Emergency Car Kit

Emergency preparedness should also include your vehicle. Items found in the home Emergency Kit should also be included in an Emergency Car Kit with a few important additions[4]

Winter Driving Emergency Kit

Checklist Items
Food: non-perishable
Water: in plastic bottles so they won’t break if frozen
Extra clothing: including shoes, socks and weather appropriate clothing 
First Aid Kit: include a seatbelt cutter
Small shovel, scraper and snowbrush
Candle: in a deep can and matches
Wind-up flashlight
  Copy of emergency plan and personal documents

 Click here to download an Emergency Car kit checklist 

Additional Truck Emergency Tools

Checklist Items
Sand, salt or non-clumping cat litter
Anti-freeze or washer fluid
Tow rope
Jumper cables
Fire extinguisher
Warning light or road flares
Basic Tools including a hammer, wrench, work gloves and pocket knife. 

Camping, Hiking & Backpacking

  • Bring enough water to stay hydrated throughout the trip. Unless you have a purification kit, don’t drink water from rivers or lakes incase of water-borne parasites or microorganisms.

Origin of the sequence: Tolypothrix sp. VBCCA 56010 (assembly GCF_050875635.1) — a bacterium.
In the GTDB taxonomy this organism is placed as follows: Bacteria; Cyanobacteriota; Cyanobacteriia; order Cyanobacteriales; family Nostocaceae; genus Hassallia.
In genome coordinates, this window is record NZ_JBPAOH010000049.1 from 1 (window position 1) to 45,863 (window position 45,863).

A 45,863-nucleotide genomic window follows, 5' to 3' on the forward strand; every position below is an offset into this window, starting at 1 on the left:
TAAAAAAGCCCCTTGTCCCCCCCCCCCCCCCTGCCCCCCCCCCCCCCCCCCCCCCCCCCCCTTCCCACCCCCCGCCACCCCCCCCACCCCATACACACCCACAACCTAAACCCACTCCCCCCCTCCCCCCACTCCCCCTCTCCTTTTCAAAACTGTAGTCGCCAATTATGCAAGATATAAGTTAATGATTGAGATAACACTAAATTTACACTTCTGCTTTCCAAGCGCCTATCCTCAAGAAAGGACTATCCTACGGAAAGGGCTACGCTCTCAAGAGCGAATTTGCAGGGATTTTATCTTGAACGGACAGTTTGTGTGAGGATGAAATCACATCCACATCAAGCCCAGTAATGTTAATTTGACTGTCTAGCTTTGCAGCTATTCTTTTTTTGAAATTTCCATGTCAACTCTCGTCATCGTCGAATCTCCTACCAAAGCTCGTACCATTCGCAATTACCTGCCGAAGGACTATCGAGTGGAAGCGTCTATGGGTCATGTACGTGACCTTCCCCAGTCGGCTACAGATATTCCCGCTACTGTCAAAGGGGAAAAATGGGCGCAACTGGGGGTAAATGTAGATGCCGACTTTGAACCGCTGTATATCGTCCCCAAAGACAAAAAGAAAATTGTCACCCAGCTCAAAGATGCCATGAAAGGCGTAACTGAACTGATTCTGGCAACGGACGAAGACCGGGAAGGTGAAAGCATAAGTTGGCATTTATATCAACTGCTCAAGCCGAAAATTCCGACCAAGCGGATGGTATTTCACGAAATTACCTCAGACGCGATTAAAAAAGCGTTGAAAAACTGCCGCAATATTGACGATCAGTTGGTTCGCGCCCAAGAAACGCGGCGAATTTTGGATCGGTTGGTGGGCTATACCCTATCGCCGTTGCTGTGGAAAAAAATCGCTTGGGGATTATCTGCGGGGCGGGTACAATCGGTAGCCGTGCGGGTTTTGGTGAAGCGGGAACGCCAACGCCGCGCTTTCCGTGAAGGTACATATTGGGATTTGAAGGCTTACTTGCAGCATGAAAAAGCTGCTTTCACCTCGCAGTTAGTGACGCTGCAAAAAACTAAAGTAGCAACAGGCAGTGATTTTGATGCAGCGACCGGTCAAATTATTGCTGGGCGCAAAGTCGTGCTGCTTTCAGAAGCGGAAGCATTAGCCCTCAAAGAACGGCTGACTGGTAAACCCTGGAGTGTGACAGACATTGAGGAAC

• Check current and predicted weather conditions before leaving. Understand approaching storm conditions. During lightning storms, avoid bare ridge tops, exposed places, lone trees, streams and rocks.

  • Travel with one or more partner(s). Groups of four is strongly advised whenever possible, but specifically when traveling into remote areas.

  • Research intended travel area and schedule approximate travel time to avoid arriving in the dark.

  • Know your environment and understand potential risks associated with the activity. Always ensure you’re within your comfort zone

  • Wear proper safety equipment and ensure it correctly (i.e. helmet, life jacket, avalanche beacon etc.)

  • Learn basic first aid to help if injuries or symptoms of illness occur.

  • Do not mix alcohol or drug use with any sport. Judgement, balance and agility are all reduced with alcohol consumption.

[1]  Basic Emergency Kit. Get Prepared, Government of Canada. Retrieved from:
[2] 72 Hour Emergency Kit. Alberta Emergency Management Agency. Retrieved from:
[3] Additional Emergency Supplies. Get Prepared,Government of Canada. Retrieved from:
[4] Emergency Car Kit. Get Prepared, Government of Canada. Retrieved from: